The dubiousness of Google Money Tree does not end at the Terms and Condition section. Since we’re inquisitive types, we took it upon ourselves to look a bit deeper into Google Money Tree. First, we checked with the Better Business Bureau of Southern Nevada (Google Money Tree is registered to a P.O. Box in Las Vegas). Lo and behold, Google Money Tree has an “F” rating with the BBB due, in part, to six complaints against the company. The good folks at the BBB told us that Google Money Tree does not have a valid business license and that they began receiving complaints about the business in November 2008, which is incidentally around the same time that our Fraud Center began receiving complaints as well (are we surprised?).

We also checked out the inference on Google Money Tree’s advertising Web site that they were written up in the New York Times and USA Today. The only “mention” of Google Money Tree in either publication was a November 12, 2008 story in the New York Times that mentions how a former Google employee’s friends call him “the Google money tree.” If this is what the operators of googlemoneytree.com feel amounts to an endorsement by the paper of record, they really are ambitious.

The Bottom Line: Avoid

For all intents and purposes, Google Money Tree looks like an extremely dubious enterprise, operating on the edge of being an out-and-out scam. Consumers should be on the watch for any get-rich-quick scheme, particularly those that promise large paydays in exchange for up-front investments in “training kits” or “educational materials,” especially if they involve recurring monthly fees. Because Internet companies like Google are respected names, scam artists frequently make use of their names to try and associate themselves with such companies’ good reputations. Remember to check out ANY company with the Better Business Bureau before sending them money and always, always, ALWAYS read the fine print. Finally, consumers who feel that they’ve been scammed by Google Money Tree or ANY scam should file their complaint at NCL’s online complaint form.

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17 thoughts on “Bitter Fruit for Consumers from the Google Money Tree

  1. John,

    I did the write up at WorkAtHomeTruth and this is great additional information that I missed. I’ve also read through NCL’s negative option proposals which were a big help, too.

    As you know, these “hidden negative option” offers are a huge problem, so I’m sure I’ll be writing up many more of them and directing people to NCL.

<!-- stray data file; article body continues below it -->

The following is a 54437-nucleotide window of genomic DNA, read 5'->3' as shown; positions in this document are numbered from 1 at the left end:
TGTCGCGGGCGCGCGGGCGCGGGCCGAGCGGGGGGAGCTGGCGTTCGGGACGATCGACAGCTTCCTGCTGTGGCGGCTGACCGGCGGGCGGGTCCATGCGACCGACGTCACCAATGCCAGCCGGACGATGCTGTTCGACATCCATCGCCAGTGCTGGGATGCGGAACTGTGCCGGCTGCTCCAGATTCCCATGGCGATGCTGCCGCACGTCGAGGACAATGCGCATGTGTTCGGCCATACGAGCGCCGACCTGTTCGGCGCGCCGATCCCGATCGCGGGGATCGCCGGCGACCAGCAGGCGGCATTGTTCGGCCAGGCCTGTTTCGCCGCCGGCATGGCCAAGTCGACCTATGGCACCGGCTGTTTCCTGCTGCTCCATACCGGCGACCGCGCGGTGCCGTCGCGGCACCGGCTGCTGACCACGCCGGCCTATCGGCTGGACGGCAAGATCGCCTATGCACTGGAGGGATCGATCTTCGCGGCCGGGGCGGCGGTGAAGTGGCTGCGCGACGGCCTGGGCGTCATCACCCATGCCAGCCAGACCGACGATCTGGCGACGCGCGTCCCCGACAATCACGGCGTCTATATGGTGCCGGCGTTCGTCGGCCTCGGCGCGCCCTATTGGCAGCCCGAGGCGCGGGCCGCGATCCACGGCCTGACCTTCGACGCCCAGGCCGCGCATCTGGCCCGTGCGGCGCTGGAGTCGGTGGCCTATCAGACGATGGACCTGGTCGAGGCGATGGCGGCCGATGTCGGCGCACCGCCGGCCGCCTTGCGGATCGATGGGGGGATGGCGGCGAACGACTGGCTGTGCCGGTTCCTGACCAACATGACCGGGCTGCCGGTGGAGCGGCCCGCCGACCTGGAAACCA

Would you prefer that I just direct them to the complaint form as you have listed here? Right now I have the following information listed:

    NCL
    1701 K Street, NW, Suite 1200,
    Washington DC 20006

    phone 202-835-3323
    fax 202-835-0747
    email info@nclnet.org

    And will be adding the link to the NCL complaint form now.

    Paul Schlegel

  2. It seems that a whole lot of people know about this scam. However, Bank of America said there was nothing they could do to help get my money back. Too bad, but I am glad I only lost about $75.00. I changed my credit card so it won’t happen again.

  3. Thanks for the comment, Paul. It’d be great if you could direct fokls to the online complaint form, as that’s how we take in information that we share with the FTC, attorney generals offices, and other consumer protection agencies.

    The main Fraud.org page is also a great portal to information on Internet and telemarketing fraud in general and work-at-home scams in particular.

  4. I have been scammed on this site and all I wanted to do was earn some money legitimately. I immediately contacted the FTC in Wash. and have a confirmation from them I also sent a leyyer to google money tree addess-not PO Box- they work out of a call center at- 2375 East Tropicana Road Suite # 8 Las Vegas Nevada I sent on Jan 15 a letter certified return receipt to them requesting the refund and also have contacted here in Pa. the State Atty’s General office.I am researching the actual owner’;s name’s as I understand there are Two individuals maybe more.I also sent their Kit which was a CD that I never used to them with letter. I wish their was a way to Block their advertising e-mails somehow to stop future people being taken. In the letter I stated their customer service practices are illegal also. The address is a call center Only-I hope I have assisted you and wnat this to stop. In this economy this is os wrong. I am 62 yrs of age and all I wanted to do was try and earn some money from home while I am searching out new F/T employement as I lost my position.